Technology in terms you understand. Sign up for the Confident Computing newsletter for weekly solutions to make your life easier. Click here and get The Ask Leo! Guide to Staying Safe on the Internet — FREE Edition as my thank you for subscribing!

Why does legitimate anti-malware software interfere with my browsing?

I recently downloaded an Adobe update and a virus scan tool was offered with
it. I decided to check it out and checked the box. After everything was
finished, I went about my usual stuff and logged on to a website I’ve used many
times before with no problems; but this time, three different links on the site
could not be found. Naturally, I suspected the scan tool since it was the only
thing that had been changed and went back and removed from my programs. After I
did, I went back to the aforementioned site and it worked perfectly. Why would
a well-known scan tool do something like this?

In this excerpt from
Answercast #50
, I look at a machine that downloaded an extra software
package and then started behaving strangely.

Become a Patron of Ask Leo! and go ad-free!

Malware tool mistakes

The short answer is it happens.

The issue is that many of these anti-malware tools (various different
security suites) attempt to insert themselves into your internet conversation
when you’re using your browser. In other words:

  • They’re actually looking at what’s coming down into your browser;

  • And scanning it on the fly trying to protect you from malicious sites, bad
    links, who knows what.

In some cases, simply the act of doing that may render some things
inaccessible due to the software declaring something as say a false
positive.

  • They’ll think a link is malicious when in fact, it is not.

More commonly, however, (and this is what it sounds like is happening to you)
is that the software is installed into your browser in such a way that it just
doesn’t work quite right.

Real-time scanning

It’s one of those things. My blanket advice for anti-malware tools (almost
always) is to:

  • Turn off what I call “real-time scanning” of email;

  • And “real-time scanning” of internet web browsing.

That gets the software out of the conversation, out of the way, and prevents
it from doing this kind of thing.

Causes of failure

I know that it works. I mean obviously, the feature is there – and works for
a lot of people. But it is known to fail in some cases. And those cases depend
on all sorts of things like:

  • The speed of your machine,

  • The browsers,

  • The add-ons you have in your browsers,

  • The software that happens to be running at the time.

I mean, there’s a very complex equation that says whether or not this is going
to work or not-work for you. When it doesn’t work, I just say – turn that
feature off.

Uninstall questionable tools

Now, in your case, you uninstalled the program, which is fine. That’s a good
solution, assuming you’ve got a different anti-malware solution in place. In
other words, assuming you’ve got some kind of anti-virus or anti-spyware tool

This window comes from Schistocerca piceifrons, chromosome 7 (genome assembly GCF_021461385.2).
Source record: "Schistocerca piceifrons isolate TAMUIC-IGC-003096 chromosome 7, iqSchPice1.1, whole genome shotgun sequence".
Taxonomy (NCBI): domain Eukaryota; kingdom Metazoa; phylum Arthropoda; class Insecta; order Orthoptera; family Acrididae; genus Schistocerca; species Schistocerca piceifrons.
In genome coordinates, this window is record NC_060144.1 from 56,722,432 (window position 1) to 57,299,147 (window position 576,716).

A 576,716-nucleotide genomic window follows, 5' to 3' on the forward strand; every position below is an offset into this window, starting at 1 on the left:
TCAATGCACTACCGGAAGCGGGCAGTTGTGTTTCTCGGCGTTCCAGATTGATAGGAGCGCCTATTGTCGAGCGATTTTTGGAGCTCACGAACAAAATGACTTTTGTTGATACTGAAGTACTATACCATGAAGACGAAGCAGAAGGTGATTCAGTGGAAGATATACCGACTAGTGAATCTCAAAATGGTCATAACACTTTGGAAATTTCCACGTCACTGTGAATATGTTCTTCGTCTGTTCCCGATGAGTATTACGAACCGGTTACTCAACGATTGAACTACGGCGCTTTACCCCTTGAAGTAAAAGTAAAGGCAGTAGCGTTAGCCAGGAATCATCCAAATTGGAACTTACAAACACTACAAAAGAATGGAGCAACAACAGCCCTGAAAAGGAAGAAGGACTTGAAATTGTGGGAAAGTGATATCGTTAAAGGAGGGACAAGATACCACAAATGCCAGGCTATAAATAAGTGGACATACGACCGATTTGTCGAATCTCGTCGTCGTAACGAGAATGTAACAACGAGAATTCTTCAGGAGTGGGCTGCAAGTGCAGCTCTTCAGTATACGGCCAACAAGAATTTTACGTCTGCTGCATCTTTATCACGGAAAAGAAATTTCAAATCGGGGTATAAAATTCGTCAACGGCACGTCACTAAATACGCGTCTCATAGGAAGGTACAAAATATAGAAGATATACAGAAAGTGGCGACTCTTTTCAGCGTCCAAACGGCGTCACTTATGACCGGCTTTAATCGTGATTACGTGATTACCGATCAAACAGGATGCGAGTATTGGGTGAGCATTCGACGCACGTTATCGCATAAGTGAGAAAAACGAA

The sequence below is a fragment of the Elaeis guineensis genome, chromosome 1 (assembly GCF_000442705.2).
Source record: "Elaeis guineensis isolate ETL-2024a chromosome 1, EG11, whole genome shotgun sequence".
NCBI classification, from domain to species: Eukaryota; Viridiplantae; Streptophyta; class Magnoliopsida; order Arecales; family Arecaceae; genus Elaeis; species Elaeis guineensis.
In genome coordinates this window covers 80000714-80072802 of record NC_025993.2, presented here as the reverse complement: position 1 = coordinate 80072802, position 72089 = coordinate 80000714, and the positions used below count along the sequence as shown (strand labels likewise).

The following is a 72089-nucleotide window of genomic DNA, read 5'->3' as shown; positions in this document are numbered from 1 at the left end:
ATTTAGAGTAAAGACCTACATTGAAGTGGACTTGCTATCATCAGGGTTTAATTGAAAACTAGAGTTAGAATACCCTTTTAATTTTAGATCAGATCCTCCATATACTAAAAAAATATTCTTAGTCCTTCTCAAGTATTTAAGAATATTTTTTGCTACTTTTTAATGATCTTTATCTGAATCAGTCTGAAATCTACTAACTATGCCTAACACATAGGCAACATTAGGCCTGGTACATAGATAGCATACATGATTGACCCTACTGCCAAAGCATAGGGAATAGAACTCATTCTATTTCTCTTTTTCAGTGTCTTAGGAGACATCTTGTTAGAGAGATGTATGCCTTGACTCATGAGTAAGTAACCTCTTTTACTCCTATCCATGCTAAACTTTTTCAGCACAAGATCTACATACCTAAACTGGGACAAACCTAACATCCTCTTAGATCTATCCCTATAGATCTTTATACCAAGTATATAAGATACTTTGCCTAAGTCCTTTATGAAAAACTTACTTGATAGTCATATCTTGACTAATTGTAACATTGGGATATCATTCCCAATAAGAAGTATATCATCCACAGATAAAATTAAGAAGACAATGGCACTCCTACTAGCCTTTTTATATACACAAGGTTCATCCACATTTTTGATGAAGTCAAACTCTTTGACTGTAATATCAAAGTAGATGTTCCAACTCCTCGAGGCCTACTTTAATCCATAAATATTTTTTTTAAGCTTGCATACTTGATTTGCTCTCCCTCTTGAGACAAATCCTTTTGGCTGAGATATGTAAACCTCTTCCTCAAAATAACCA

that is successfully running and not interfering with your activities.

Careful what you download

Ultimately, I don’t want to call it a mistake, but I will say that it’s a
decision that I would not have made… and that is:

  • Checking that checkbox when you’re downloading another program.

So in your case, you took an update from Adobe and they offered you this
other thing. You know what? Never, ever take those! The reason I say that is
because in this particular case, you got lucky. The offering from Adobe (this
other software that came down with it) is apparently legitimate software:

  • It’s a well-known manufacturer and it uninstalled and worked fine.

  • All too often these, what I call “drive by downloads”… they don’t;

  • They are from less than reputable companies;

  • They install things that you don’t want;

  • And they can be incredibly difficult to uninstall.

So if there’s anything I would have changed about the scenario that you’ve
described, it’s that when you’re downloading a product (be it an update or a
new product that you’re getting, or just some other kind of download), take only
what you’re there for:

  • Say no to all of the other things that are offered with it that don’t
    relate to what it is you actually are there for.

I see too many people get their machines messed up by some of this
additional software that seems to come down that way. So, in your case, you got
lucky. It uninstalled and that’s great. Avoid doing that kind of thing in the
future.

Subscribe to Confident Computing! Tech problem solving & safety tips & a weekly confidence boost in your inbox every week.

I'll see you there!

10 Reasons Your Computer is Slow

Slow Computer?

Speed up with my special report: 10 Reasons Your Computer is Slow, now updated for Windows 10.

NOW: name your own price! You decide how much to pay -- and yes, that means you can get this report completely free if you so choose. Get your copy now!

1 thought on “Why does legitimate anti-malware software interfere with my browsing?”

  1. i`m the one who asked the question and i just want to thank you for clearing that up and from here on out that advise will be heeded just as any other advise you`ve given. this is a great newsletter.

    Reply

Leave a reply:

Before commenting please:

  • Read the article.
  • Comment on the article.
  • No personal information.
  • No spam.

Comments violating those rules will be removed. Comments that don't add value will be removed, including off-topic or content-free comments, or comments that look even a little bit like spam. All comments containing links and certain keywords will be moderated before publication.

I want comments to be valuable for everyone, including those who come later and take the time to read.